Roles of Reflex Activity and Co-contraction During Assessments of Spasticity of the Knee Flexor and Knee Extensor Muscles in Children With Cerebral Palsy and Different Functional Levels

Pierce S, Barbe M, Barr A, Shewokis P, Lauer R

A common clinical feature of Cerebral Palsy (CP) is spasticity, which impacts the level of achievable functional activity. This study aimed to assess spasticity of both knee flexors and extensors in children with CP, focusing on differences in passive resistive torque, reflex activity, co-activation and reciprocal facilitation.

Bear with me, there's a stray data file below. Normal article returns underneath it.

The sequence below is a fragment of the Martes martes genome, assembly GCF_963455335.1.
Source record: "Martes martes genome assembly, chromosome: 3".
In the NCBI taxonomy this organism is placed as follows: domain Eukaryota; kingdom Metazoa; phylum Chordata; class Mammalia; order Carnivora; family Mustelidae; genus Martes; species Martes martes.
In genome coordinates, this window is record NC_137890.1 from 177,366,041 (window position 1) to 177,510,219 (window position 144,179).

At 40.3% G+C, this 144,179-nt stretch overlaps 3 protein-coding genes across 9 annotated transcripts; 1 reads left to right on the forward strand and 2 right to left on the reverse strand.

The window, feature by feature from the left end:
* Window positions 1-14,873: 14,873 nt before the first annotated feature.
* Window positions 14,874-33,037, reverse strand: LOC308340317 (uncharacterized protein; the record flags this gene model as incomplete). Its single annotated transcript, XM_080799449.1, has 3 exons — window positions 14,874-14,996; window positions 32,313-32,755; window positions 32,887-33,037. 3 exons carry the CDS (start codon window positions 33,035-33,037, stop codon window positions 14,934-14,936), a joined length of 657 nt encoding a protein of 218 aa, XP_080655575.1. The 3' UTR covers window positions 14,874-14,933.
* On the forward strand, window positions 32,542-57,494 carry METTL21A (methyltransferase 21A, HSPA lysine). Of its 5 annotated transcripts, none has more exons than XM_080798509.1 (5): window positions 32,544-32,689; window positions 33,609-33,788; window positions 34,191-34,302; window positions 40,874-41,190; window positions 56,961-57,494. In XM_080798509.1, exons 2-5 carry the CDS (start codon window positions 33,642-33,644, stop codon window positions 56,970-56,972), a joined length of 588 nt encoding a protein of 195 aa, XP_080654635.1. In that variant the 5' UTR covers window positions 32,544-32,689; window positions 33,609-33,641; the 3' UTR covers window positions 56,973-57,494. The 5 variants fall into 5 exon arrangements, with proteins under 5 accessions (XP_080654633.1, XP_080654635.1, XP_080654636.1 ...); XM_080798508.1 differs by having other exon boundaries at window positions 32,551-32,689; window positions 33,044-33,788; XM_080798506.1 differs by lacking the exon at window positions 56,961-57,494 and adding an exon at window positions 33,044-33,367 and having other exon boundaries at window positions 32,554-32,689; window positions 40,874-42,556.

The study group consisted of 20 children with CP, which were further divided into two subgroups using the Gross Motor Function Classification Scale (GMFCS)
An isokinetic dynamometer and electromyography of vastus lateralis and medial hamstring muscles was used to assess the previously stated variables during passive knee flexion through various ranges.

The study concluded that children with CP demonstrate more knee flexor spasticity than children with ‘typical development’. However, results showed that in some children with CP there was an increase in reflex activity with no increase in torque, suggesting that reflex activity plays a less important role in spasticity.

Physical Therapy, 2008, 88(10), 1124-1134

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